Ancient Future Forest, work on the exhibition insallation. Negev Modern Art Museum, Beer-Sheva, Israel, 2019.
Ancient Future Forest, view of installation. Negev Modern Art Museum, Beer-Sheva, Israel, 2019.
Ancient Future Forest, fragment of view of installation. Negev Modern Art Museum, Beer-Sheva, Israel, 2019.

ANCIENT FUTURE FOREST in collaboration with Olga Kisseleva

Listening to Trees across the Jordan River. Negev Modern Art Museum, Israel. Curator: D. Manor.

The “Ancient Future Forest” installation is the brainchild of Olga Kisseleva and Lilia Chak. It consists of three afarsimon trees, three frankincense trees, three citron trees, and three date palms. The citron tree and the date palm bear fruit, while the afarsimon and the frankincense have a powerful olfactory impact, despite not bearing edible fruit. All in all, there are four “triads” of trees, grouped by species. The three afarsimon trees are combined with the three palms, together making up the composition to the right of the entrance to the room. The citron and frankincense trees are also grouped together, making up the composition to the left of the entrance. Behind each group of trees, there are mirrors that multiply them, creating the illusion of a forest space.

The structure of the “Ancient Future Forest” installation is a continuation of the compositional solutions implemented by Olga Kisseleva in the “Le bonsaï du Taxus” project. Both of these projects develop the ideas underlying two key works of Bio-art: E. Steichen’s “Steichen Delphiniums” and G. Gessert’s “Iris Project”.

The artists have created the image of an exotic forest with minimal artistry. The plants making up the installation are an image of the Garden of Eden. Emphasis is placed exclusively on the trees themselves, which thereby become “living sculptures” of sorts.

This artistic approach – which uses modest, yet expressive, means – enables us to grasp the key idea of the project. As in the case of “Steichen Delphiniums” and “Iris Project”, the installation lets us approach the plants directly, touch and smell them, enjoying the powerful olfactory impact of the afarsimon, frankincense, and citron trees. This creates a powerful immersion effect, akin to the effect of “presence” achieved in Ilya Kabakov’s installations, where the artwork draws the viewers into its space and holds their attention “captive.” In Olga Kisseleva and Lilia Chak’s installation, this effect is magnified thanks to the mirrors placed behind each group of trees. At the “Listening to Trees across the Jordan River” exhibition, we encounter mirrors for the first time in the interactive panels of the “Biological NetWork” installation. The motif of reflection is then developed further in the “Ancient Future Forest” installation.

The installation space has been constructed, according to the tradition of immersive art, as an immersive theater space, which has no auditorium (in the conventional sense) and no “fourth wall” separating the actors from the audience. In such a theater, the action can unfold in several directions simultaneously. The authors of “Ancient Future Forest”, like immersive theater directors, present the public with new behavioral scripts, letting them become active partners in the project.

Visitors to the exhibition are encouraged to choose their own trajectory of movement among the various clumps of trees. In this way, they are essentially asked to assemble their own storyline out of the disparate “puzzle” pieces that have been supplied to them by the artists. We know that information about the irritants that affect the receptors of the human sense organs is transmitted to the central nervous system. It analyzes the incoming data, identifies it, and creates the human sensations. A response is then generated and transmitted via the nerves to the relevant body parts.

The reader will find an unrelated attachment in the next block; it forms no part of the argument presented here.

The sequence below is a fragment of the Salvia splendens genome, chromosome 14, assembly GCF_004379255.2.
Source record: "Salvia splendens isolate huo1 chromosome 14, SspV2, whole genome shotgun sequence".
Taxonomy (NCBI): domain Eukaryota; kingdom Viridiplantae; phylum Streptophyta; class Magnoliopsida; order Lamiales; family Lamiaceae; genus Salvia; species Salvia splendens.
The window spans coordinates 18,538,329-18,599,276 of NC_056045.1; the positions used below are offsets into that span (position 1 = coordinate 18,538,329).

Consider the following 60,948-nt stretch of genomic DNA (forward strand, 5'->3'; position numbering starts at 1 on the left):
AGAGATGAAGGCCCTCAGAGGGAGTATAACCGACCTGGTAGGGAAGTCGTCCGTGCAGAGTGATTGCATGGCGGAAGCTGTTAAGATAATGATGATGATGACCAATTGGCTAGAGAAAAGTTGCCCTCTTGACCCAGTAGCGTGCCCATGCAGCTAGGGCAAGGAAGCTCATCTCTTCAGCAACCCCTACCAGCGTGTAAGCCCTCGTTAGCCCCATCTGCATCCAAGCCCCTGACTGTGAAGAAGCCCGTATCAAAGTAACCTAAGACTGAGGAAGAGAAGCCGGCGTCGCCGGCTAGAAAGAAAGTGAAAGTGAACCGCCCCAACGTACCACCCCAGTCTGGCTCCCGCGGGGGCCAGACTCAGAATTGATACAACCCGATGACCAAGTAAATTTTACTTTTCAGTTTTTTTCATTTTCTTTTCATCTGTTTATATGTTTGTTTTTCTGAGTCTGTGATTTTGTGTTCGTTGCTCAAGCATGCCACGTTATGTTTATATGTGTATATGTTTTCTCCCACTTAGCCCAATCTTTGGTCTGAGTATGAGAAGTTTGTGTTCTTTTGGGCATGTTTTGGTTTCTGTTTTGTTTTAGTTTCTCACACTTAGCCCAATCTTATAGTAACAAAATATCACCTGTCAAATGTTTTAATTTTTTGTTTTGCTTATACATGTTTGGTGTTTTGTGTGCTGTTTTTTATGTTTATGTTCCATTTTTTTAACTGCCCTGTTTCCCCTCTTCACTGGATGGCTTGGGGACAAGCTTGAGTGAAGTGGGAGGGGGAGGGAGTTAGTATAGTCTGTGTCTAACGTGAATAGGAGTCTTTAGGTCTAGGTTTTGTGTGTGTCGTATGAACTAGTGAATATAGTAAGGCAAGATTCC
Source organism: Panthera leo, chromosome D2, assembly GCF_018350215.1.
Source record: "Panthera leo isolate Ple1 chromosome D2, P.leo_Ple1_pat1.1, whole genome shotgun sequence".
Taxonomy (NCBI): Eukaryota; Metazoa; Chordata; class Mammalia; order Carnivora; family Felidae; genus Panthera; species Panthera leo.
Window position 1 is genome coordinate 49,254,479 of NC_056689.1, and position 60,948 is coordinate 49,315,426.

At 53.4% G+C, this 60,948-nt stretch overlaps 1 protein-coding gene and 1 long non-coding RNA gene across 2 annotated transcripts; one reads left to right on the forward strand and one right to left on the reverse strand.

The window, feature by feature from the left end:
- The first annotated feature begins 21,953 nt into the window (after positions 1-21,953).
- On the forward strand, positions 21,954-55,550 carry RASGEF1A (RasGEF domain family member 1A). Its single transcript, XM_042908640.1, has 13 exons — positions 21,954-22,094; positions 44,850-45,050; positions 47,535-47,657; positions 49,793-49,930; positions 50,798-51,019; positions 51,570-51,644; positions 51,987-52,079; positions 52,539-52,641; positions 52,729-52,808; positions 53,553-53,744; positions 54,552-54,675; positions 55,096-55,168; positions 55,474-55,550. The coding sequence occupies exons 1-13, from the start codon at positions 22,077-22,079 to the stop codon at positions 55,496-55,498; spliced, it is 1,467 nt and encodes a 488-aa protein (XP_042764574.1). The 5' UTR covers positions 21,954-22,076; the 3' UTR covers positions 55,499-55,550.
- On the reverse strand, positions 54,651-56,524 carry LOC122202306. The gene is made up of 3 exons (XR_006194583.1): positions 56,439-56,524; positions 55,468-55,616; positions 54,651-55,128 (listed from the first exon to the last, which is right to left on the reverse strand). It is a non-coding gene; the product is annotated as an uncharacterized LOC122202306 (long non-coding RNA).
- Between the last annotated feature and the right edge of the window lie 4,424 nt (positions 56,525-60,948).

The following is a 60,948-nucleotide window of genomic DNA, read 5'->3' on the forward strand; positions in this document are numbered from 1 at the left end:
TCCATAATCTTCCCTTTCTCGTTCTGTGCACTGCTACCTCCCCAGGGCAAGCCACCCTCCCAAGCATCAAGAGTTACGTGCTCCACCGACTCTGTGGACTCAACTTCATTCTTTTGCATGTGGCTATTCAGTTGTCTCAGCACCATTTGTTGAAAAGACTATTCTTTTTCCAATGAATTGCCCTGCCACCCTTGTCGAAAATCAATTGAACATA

The “Ancient Future Forest” installation simultaneously affects all of the viewers’ senses. It “feeds” their sight, hearing (by immersing them in the rustling of the leaves), smell, and touch (by enabling them to touch the trees and experience various tactile sensations). The structure of the installation sustains the illusion of a forest in an urban space. It embodies the currently popular architectural trend of the exterior seeping into the interior. The trees, being placed in the museum space, fill it with the special atmosphere of an ecological “holiday”, which is intended for both adults and children. “Ancient Future Forest” reflects the new ecological idea of getting “closer” to nature without leaving the urban environment. The installation enables the viewers to feel themselves at one with nature, perceive the harmony of the surrounding world, and take a break from the hubbub of city life. The space created by the artists is a successful example of building an ecological dendro-future.


  • Listening to Trees across the Jordan River. Prof. Olga Kisseleva`s solo exhibition. Lilia Chak participated in the exhibition in her video installations and photographs in frame of her PhD research in Sorbonne. Negev Museum of Art, Beer-Sheva, Israel. Curator: Dr. Dalia Manor.


  • Olga Kisseleva, Lilia Chak, Adopters of Creative Technologies, article , The Encyclopedia of New Media Art: Volume 2: Artists & Practice, Bloomsbury, London.
  • Lilia Chak, Contemporary Practices in Bio-art: When a Tree Becomes an Artwork, book published by Cambridge Scholars Publishing (ISBN: 1-5275-1949-X; ISBN13: 978-1-5275-1949-7; Pages: 562; Color illustration: 174).
  • Prof. Ilia Rodov, Concluding Remarks: Contemplations in the Desert on Nature, Creation, and Art, article. Art and Biology: The Meeting Point. International symposium. Negev Museum of Art, Beer-Sheva, Israel.
  • Lilia Chak, Between Art and Science, brochure (hebrew) for "Listening To Trees Across The Jordan River" exhibition. Negev Museum of Art, Beer-Sheva, Israel.